Allergy Alert: Ragweed Season

Posted at 5:13 pm on 01/21/2015 by Powlin V. Manuel MD, MBA, MS.
ragweed

ragweed

ragweed

Ragweed

Ragweed Season Alert!

Ragweed Allergy

Ragweed Allergy

We are in the ragweed season now; At this time, ragweed pollen is the predominant allergen in the air; it a bad news for people with ragweed allergy. Ragweeds are very prevalent in USA, but the allergy symptoms occur only in the seasons at which the pollen are distributed in the air. There are different types of ragweeds: giant ragweed, short ragweed, perennial ragweed, southern ragweed, and canyon ragweed. Ragweeds are mostly distributed on pastures, open fields, and waste places. The pollen gets airborne and reaches areas near the fields in high concentration. Ragweed pollen entering the nose, most of them, are held back in the nose by filtering mechanisms of the nasal passage, If you are allergic to ragweed pollen, antibodies present in the cells of the nose put up a fight,resulting in release of a chemical called histamine in the nose. Histamine increases the blood flow to the area of contact. The glands of the nasal passage release mucus to digest the proteins of the pollen. This results in a watery discharge from the nose (runny nose). Histamine induces sneezing, which helps to expel the allergenic pollen in the sinuses. Thus, sneezing, runny-nose becomes common problems for thosewith ragweed allergy.

How to take care of Ragweed Allergy?

The main tool to take care of any allergy is avoidance. However, it not easy easy to completely avoid exposure to ragweed.  It is helpful to recognize the weed and try to stay away from them as much as possible. We have posted information about ragweed of different types on our webpage on ragweed allergy.

Regular use of steroid nasal sprays prescribed by your physician will help to reduce the inflammatory reaction in the nose and sinuses.

Use of antihistamine like claritin during the ragweed allergy season will help to alleviate symptoms.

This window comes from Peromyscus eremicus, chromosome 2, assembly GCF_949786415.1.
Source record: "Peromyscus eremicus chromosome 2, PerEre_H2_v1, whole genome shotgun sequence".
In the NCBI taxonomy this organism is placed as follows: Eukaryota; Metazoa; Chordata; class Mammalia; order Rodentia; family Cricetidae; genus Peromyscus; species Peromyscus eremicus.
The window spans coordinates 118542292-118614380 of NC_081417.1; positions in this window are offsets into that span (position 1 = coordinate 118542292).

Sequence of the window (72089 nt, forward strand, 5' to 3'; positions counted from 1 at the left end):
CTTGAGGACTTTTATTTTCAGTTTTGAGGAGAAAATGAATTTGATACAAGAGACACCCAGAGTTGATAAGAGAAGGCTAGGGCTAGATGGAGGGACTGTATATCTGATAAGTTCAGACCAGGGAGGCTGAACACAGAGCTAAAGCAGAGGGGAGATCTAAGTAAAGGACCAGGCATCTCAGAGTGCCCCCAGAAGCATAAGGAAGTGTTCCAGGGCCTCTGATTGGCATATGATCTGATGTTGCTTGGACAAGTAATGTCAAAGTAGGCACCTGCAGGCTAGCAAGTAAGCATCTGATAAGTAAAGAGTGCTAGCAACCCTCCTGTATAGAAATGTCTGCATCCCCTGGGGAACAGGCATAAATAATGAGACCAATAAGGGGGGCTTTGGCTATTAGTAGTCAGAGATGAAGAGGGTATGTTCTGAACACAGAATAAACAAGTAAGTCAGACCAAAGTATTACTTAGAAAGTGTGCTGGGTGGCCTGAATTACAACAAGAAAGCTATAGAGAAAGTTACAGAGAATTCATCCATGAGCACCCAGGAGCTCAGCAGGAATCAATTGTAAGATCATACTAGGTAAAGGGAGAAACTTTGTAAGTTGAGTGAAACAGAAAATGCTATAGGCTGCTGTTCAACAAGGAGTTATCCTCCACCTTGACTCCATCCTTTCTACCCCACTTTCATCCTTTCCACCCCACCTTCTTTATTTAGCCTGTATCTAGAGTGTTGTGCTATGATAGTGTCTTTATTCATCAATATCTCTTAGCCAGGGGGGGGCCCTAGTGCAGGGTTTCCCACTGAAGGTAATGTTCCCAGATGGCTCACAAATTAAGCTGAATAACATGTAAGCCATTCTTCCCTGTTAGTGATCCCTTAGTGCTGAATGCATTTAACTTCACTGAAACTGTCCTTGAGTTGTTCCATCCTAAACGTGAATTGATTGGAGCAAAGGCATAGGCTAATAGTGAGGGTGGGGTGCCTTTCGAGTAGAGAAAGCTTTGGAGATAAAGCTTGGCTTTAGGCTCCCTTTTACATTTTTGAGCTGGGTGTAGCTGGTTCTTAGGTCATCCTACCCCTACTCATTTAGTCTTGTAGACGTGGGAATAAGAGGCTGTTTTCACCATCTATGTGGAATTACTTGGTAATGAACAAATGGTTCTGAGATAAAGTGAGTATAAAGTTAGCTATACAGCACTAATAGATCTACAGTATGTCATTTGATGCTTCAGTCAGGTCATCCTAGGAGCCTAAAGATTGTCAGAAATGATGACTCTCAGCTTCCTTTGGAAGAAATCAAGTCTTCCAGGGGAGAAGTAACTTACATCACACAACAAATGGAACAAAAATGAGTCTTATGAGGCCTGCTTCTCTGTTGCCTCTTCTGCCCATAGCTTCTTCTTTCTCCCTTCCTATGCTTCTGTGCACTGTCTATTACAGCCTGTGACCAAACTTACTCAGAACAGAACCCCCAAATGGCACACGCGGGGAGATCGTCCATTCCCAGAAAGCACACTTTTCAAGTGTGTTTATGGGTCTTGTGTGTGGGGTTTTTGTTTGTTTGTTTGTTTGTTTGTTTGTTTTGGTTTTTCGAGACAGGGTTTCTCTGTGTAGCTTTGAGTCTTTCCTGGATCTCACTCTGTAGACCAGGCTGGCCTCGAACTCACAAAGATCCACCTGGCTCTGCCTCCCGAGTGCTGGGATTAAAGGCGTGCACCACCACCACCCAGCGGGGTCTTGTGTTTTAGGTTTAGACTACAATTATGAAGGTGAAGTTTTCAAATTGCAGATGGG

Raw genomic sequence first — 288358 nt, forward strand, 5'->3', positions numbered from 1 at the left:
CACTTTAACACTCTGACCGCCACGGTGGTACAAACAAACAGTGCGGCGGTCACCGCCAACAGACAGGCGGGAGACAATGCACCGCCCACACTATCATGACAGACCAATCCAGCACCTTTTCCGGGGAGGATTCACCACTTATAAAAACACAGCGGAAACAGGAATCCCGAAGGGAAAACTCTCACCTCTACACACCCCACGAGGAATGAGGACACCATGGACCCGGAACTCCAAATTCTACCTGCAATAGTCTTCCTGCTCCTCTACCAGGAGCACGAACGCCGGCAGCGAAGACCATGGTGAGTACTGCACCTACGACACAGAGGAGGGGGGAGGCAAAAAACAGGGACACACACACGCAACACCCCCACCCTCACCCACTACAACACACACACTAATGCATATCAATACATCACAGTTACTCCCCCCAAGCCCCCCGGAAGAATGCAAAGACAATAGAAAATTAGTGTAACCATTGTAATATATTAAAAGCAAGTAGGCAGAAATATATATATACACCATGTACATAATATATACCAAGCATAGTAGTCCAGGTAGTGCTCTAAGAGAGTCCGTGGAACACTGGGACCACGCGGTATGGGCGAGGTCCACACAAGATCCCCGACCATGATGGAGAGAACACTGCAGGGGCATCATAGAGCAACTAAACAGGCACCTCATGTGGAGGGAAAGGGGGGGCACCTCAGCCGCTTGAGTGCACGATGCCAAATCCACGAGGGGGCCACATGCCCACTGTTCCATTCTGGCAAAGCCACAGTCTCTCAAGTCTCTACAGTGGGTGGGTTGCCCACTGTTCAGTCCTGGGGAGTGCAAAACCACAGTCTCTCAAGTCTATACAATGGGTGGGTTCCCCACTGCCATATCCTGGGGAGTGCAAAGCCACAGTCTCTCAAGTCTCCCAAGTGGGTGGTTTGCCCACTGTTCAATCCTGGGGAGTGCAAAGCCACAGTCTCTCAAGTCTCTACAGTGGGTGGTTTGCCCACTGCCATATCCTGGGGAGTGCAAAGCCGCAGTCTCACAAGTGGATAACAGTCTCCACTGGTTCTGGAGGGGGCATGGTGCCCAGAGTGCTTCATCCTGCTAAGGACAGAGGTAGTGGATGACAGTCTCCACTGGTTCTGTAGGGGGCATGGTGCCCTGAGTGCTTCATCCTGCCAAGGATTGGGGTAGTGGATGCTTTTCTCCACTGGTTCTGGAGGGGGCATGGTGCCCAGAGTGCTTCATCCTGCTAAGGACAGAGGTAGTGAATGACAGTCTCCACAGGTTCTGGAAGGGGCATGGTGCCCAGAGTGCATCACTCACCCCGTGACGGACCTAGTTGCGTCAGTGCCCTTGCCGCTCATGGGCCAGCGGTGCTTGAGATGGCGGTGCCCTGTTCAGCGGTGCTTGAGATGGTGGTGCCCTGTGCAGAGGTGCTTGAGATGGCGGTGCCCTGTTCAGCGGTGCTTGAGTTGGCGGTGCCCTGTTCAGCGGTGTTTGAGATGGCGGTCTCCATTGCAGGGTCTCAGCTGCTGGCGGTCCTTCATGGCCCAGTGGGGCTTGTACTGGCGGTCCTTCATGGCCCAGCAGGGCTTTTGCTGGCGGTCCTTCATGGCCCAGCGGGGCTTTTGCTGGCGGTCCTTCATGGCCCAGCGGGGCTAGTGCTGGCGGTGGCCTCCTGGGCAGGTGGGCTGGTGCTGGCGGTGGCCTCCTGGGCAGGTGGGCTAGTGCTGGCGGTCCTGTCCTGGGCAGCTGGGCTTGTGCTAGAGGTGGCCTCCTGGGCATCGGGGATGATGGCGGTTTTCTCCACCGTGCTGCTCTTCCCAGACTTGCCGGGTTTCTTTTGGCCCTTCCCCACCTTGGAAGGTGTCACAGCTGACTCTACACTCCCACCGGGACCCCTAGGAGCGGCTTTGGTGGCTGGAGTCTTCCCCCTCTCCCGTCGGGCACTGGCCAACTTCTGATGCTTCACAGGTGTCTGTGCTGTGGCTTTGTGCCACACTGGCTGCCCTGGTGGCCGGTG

Your allergist can start you on allergy shots to become immune to allergic reaction to ragweed pollen.

Contact Dermatitis from Flowers:

 Clematis

Clematitis - Irritant dermatitis

Clematis – Irritant dermatitis

Clematis  is a colorful evergreen deciduous seen as twining climbers; they are often cultivated, and grown in trellises. Clematis can cause irritant dermatitis due a certain chemical present in the flowers and plants. Usually fresh plants only carry the chemical that can cause dermatitis. For more images of Clematis to help you identify visit here.

Dahlia

Dahlia

Dahlia

Dahlias are beautiful plants that add to the visual pleasure in our backyards.These are perennials, and they provide colors to our back yards foryears.  However, there have been reports of allergic dermatitis of face andmouth and hands on those who handle Dahlias. These are reports of air-bornecontact dermatitis. Rarely, when patients come to the office with rashes, weare unable to locate the source of it. Allergy tests for common allergens maybe negative. It helps to know that common flowers which we do not associatewith allergies could be connected to a rash. Only patients can know if theyare exposed to these uncommon sources of allergies. Test for Dahlia allergyis not commonly available. Patch tests are used to make a diagnosis forcontact allergic reactions.       For more images of Dahlia plants to help you identify visit here.

Euphorbia Plants

Euphorbia - contact dermatitis

Euphorbia – contact dermatitis

Euphorbia irritant dermatitis

Euphorbia irritant dermatitis

Euphorbia are attractive plants raised in home gardens. At times we do not know what causes a skin allergy or contact dermatitis. The contact with these plants can rarely cause a skin reaction due to irritant dermatitis or contact dermatitis in those with allergy to this plant. For more images of related Euphorbia plants go here.


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